Women Say Sperm Bank Lied About Donor

     (CN) – Two mothers were told their sperm donor was intelligent, educated and healthy, but he was actually a schizophrenic college dropout with a criminal record, a lawsuit filed by the women claims.
     Angela Collins and Margaret Hanson sued Xytex Corporation, Xytex Cryo International Ltd., James Aggeles aka Chris Aggeles, Mary Hartley and 20 John Does in Fulton County, Ga. circuit court.
     Xytex operates a sperm bank in Atlanta and Aggeles was sperm donor 9623. The sperm bank claimed that all donors were screened for physical and mental health, were required to have a college degree and provided photos of themselves as children and at the time of their donation, according to the complaint.
     Collins and Hanson decided to start a family and say they chose donor 9623’s sperm because they were told he had an IQ of 160, was working on a Ph.D., spoke eloquently, and was one of Xytex’s best donors. Collins was inseminated and gave birth to a son in 2007.
     But Collins and Hanson say they learned of their donor’s identity in 2014 and discovered that Xytex wasn’t truthful about his characteristics.
     “Thereafter, on June 11, 2014, in conjunction with other mothers of children from the same donor who received said information, plaintiffs and others very quickly discovered for the first time that [Xytex’s] representations had been false and that, among other things, defendant Aggeles was schizophrenic, which is genetic and hereditary, thereby risking all of defendant’s donor offspring,” the complaint says.
     It continues: “That said defendant had dropped out of college and had no degrees whatsoever; that said defendant Aggeles had been arrested for burglary and was an ex-felon; that Aggeles photos had been doctored and a large mole on his cheek had been removed, all of such information was easily ascertainable by an online search through Google which included information provided by defendant’s mother, father and himself on Facebook, YouTube and elsewhere.”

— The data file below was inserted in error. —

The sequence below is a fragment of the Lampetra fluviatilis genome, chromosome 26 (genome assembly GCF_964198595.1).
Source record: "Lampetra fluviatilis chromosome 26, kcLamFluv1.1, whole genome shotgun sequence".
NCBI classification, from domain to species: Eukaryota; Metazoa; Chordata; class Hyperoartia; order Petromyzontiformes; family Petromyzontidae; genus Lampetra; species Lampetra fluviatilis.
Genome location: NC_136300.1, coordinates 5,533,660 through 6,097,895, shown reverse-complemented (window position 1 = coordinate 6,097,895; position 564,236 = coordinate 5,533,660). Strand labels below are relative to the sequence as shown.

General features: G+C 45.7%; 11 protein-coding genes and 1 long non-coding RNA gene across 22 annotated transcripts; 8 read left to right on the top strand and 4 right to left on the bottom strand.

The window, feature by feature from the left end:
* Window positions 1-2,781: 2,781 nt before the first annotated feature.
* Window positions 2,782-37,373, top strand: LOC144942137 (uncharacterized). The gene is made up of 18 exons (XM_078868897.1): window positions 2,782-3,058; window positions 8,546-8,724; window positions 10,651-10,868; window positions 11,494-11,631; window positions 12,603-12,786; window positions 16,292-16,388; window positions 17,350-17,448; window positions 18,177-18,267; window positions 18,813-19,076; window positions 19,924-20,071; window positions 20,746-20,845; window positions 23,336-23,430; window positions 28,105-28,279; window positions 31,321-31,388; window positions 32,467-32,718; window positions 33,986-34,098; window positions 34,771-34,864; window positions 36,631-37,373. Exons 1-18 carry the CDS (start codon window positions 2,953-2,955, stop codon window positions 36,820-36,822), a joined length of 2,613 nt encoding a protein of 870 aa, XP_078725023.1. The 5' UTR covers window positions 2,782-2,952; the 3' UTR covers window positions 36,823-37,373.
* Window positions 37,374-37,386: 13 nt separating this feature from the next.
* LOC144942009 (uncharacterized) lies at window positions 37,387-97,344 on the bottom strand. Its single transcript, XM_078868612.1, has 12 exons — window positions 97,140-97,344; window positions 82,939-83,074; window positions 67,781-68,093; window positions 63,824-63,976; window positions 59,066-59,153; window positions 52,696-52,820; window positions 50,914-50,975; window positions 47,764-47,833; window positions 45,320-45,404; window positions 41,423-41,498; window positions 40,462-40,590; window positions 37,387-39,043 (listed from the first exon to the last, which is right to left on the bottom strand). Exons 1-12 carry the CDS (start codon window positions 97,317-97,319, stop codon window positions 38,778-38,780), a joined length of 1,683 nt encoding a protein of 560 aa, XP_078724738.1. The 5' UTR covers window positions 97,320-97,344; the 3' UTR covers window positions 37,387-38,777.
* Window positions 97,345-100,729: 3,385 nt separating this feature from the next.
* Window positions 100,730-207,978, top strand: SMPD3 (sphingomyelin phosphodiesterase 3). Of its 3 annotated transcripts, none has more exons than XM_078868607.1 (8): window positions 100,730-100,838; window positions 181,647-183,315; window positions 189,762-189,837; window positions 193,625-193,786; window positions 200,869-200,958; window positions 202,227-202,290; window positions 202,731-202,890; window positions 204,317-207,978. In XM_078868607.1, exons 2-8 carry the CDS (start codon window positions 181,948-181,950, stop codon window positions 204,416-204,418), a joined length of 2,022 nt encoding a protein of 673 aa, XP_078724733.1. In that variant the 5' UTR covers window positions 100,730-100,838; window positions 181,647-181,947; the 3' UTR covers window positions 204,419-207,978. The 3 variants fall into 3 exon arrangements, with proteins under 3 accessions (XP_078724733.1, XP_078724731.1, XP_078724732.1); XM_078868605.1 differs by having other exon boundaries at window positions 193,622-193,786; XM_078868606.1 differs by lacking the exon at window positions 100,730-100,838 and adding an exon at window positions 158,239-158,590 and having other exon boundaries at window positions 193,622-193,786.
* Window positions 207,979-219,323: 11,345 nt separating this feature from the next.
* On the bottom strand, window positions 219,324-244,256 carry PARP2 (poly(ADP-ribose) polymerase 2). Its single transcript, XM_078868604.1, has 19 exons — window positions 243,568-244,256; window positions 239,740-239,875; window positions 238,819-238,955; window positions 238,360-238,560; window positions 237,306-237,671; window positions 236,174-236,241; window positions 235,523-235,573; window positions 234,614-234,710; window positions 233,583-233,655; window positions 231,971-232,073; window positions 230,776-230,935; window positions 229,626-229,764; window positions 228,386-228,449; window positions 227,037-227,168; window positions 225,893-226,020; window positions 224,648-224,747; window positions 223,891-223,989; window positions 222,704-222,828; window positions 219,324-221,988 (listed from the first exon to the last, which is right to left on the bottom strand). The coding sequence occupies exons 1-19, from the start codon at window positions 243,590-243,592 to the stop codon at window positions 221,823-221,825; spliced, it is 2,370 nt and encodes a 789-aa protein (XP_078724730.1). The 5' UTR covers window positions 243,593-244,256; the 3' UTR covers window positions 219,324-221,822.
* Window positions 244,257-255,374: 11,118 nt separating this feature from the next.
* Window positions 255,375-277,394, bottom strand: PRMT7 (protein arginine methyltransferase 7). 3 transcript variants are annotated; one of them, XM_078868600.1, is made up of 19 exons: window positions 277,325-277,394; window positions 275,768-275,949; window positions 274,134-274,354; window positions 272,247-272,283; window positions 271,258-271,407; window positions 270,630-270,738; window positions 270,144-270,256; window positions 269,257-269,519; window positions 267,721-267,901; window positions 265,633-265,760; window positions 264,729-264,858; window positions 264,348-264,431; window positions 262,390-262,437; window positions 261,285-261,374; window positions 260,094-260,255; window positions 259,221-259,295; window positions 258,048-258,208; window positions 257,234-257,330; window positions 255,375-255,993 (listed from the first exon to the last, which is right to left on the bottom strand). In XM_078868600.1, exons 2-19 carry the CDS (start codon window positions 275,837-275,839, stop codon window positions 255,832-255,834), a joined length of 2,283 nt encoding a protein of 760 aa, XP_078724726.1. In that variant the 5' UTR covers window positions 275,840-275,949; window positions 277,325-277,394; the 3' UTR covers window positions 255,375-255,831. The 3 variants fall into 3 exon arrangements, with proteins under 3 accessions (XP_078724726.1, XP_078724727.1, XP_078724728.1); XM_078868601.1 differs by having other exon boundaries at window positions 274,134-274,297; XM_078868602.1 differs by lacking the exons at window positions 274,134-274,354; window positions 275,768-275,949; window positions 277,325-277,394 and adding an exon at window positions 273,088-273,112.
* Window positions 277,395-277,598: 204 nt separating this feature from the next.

The two mothers say that they have spent money planning for their son’s potential schizophrenia and to ensure that “he will have the best care possible and that his schizophrenia, should it develop, will be diagnosed and treated before it becomes full-blown psychosis,” according to the complaint.
     Collins and Hanson sued for fraud, misrepresentation, product liability, breach of warranty, battery, negligence and unfair business practices.
     “The semen sold and supplied by defendants and each of them was defective and unsafe at the time it was distributed and used by plaintiff Angela Collins in that it was defective as it contained genetic material about which no warnings were given,” the lawsuit states.
     Collins and Hanson seek injunctive relief, punitive damages, reimbursement for financial losses, and a medical monitoring fund for Aggeles’ offspring.
     They are represented by W. Lewis Garrison, Jr. of Heninger Garrison Davis LLC in Birmingham, Ala.

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